As we approach the end of Black History Month, PAGNY is proud to feature a rising physician leader, Dr. Selwena R. Brewster. Dr. Brewster holds both an MD and MBA, and provides her medical and operational expertise to NYC Health + Hospitals/Kings County as the Associate Chief Medical Officer.
We sat down with Dr. Brewster to learn more about her perspective as a Black medical provider. Here’s what she had to say:
PAGNY: Why is Black representation in medical professionals important?
Dr. Brewster: There’re so many reasons why Black representation in the medical profession is important. It is imperative that we have a seat at the table in order to be advocates for the inequities that Black patients face.
PAGNY: Which Black historical figures inspire you and your work the most?
Dr. Brewster: First, I would have to say my mother. She is a registered [nurse], now retired, who grew within the hospital administration of NYC Health + Hospitals. She is the first person who exposed me to the rewards of working within an organization such as ours. She had the warmest bedside manner combined with the most tenacious and innovative administrative traits.
Secondly, Dr. Rebecca Lee Crumpler, who is the first Black woman in the United States to receive her MD. She earned that distinction at the New England Female Medical College in Boston, Massachusetts, where she was the institution’s only Black graduate. She faced many obstacles, yet she pushed on. I am a dual trained physician in Emergency and Internal Medicine with an Executive MBA in hospital administration. The obstacles I face today do not come close to what my mother nor Dr. Crumpler faced. They are trailblazers and I use their legacy as my driving force to push on.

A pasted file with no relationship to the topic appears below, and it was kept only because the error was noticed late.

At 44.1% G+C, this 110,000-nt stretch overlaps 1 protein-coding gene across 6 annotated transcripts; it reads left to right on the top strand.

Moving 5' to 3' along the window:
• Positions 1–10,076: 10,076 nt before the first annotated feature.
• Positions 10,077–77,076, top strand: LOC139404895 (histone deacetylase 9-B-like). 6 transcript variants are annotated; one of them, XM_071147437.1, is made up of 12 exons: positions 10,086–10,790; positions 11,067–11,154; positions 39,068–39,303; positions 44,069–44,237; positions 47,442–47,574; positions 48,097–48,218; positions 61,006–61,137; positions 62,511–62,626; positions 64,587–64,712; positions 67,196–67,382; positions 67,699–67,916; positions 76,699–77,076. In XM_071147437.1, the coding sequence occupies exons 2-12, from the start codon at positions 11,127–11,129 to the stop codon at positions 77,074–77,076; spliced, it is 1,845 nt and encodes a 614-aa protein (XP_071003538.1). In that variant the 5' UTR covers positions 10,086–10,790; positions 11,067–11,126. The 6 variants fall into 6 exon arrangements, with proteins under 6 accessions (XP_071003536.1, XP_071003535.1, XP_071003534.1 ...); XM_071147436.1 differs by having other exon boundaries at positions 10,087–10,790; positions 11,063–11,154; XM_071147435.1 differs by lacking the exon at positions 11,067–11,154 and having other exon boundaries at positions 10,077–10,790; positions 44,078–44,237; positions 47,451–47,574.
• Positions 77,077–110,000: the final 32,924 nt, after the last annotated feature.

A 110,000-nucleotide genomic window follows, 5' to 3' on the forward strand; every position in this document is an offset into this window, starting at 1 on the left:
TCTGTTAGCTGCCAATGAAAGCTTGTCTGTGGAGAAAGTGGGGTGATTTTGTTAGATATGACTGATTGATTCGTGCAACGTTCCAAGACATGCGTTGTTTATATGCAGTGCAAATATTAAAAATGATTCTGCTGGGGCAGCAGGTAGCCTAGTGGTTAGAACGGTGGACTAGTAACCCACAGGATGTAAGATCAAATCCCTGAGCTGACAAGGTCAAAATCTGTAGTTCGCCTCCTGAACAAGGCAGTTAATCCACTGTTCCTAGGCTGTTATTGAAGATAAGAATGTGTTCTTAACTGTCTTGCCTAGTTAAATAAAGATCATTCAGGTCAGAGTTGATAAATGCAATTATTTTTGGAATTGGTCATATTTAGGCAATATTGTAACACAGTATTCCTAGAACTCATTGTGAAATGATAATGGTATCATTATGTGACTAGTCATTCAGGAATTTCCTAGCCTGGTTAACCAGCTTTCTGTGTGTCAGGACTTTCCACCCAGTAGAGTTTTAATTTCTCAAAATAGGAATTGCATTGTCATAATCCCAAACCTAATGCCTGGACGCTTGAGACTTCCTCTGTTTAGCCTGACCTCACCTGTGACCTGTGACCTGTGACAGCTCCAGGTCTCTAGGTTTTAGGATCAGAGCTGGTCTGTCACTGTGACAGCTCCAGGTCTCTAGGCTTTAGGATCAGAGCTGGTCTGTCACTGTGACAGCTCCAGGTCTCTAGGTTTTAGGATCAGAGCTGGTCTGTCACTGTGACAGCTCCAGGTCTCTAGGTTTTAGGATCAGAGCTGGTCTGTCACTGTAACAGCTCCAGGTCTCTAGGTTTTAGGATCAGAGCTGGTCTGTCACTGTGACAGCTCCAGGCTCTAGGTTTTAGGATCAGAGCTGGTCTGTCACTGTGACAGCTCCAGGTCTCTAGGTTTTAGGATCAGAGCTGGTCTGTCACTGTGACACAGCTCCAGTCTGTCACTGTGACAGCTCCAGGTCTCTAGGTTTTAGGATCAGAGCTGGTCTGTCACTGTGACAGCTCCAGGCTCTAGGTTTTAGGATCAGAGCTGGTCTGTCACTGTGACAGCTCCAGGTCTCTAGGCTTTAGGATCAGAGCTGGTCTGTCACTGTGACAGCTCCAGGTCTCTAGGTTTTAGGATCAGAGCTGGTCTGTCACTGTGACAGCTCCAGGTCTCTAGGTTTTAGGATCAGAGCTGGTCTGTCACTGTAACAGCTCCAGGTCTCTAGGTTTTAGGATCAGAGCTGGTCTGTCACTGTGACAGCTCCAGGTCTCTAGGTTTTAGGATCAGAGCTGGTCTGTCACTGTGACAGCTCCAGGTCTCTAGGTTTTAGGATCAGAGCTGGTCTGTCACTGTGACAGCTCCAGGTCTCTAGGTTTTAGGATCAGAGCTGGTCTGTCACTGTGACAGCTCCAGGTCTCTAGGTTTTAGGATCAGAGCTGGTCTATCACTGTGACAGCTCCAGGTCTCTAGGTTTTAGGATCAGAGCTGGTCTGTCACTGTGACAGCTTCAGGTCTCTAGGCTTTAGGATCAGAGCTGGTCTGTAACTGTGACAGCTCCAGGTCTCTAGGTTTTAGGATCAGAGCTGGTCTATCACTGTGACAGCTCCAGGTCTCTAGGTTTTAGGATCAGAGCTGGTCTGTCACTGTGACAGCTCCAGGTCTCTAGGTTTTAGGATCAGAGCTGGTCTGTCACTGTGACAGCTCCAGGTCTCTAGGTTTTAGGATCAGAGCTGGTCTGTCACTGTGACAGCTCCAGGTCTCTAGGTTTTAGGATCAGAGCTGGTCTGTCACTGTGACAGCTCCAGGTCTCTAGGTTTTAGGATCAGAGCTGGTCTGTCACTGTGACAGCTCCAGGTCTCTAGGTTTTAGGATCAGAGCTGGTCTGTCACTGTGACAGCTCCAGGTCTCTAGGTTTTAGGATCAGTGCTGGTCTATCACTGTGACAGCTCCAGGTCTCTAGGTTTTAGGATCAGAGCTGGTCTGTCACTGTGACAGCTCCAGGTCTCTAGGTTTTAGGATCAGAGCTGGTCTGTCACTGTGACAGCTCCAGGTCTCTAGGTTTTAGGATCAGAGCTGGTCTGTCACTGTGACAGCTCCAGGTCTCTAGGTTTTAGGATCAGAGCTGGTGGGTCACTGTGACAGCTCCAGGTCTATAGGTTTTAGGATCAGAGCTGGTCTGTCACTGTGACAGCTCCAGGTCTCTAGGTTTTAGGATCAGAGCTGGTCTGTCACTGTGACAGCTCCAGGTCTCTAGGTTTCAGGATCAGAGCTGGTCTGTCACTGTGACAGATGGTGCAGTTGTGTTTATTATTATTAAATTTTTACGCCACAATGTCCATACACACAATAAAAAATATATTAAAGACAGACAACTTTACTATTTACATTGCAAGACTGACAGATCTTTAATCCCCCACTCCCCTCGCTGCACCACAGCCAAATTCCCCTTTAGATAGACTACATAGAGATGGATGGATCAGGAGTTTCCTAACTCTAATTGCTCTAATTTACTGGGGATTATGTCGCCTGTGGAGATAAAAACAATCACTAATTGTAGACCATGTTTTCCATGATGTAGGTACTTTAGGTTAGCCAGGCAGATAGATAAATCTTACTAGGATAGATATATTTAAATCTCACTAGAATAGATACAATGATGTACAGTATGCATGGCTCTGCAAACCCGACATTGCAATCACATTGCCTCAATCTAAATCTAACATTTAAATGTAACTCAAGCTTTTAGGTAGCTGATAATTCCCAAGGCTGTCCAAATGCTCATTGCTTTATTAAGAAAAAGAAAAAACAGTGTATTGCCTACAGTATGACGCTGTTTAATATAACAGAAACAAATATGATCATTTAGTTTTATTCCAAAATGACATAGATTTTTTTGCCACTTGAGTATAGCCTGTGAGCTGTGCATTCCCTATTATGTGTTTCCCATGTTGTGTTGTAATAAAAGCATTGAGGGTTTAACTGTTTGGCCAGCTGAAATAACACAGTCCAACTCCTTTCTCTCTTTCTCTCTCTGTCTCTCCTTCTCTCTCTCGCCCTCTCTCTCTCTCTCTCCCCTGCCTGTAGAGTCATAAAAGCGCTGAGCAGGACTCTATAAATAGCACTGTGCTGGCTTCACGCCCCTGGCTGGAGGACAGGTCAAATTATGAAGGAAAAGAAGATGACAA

PAGNY: What advice would you give to the next generation of Black medical providers?
Dr. Brewster: In the medical field, only 5% of physicians are Black. This leaves a large gap in health care for Black people. The advice that I would give the next generation of Black medical providers who wish to pursue a career in medicine is to push on. I would simply advise, if you dream it, you can do it. The medical profession is one of the most gratifying careers.
One of the satisfying aspects of being a Black medical provider is being able to have a lens that some might not have. This lens allows Black medical providers to proactively identify health care inequities that unfortunately our medical profession still holds. Increased diversity in medicine with more Black doctors means more lives are saved — and the racial health gap shrinks.
PAGNY: Why PAGNY? Why did you choose to work at PAGNY and Kings County Hospital?
Everyone who knows me knows I’m truly a fan of PAGNY and what this multi-disciplinary group represents. The infrastructure was built to allow physicians like myself to grow within. As a physician, I am in alignment with PAGNY’s mission, which is to provide accountable, responsible quality care with the highest degree of sensitivity, to the needs of our multicultural population throughout the New York Community!
We are inspired by Dr. Brewster and her family’s history of service to the historically-underserved communities of color in New York City. Her commitment to tackling health care inequities reflects our own. We are proud to support young leaders like Dr. Brewster and are eager to witness the institutional change they will come to make.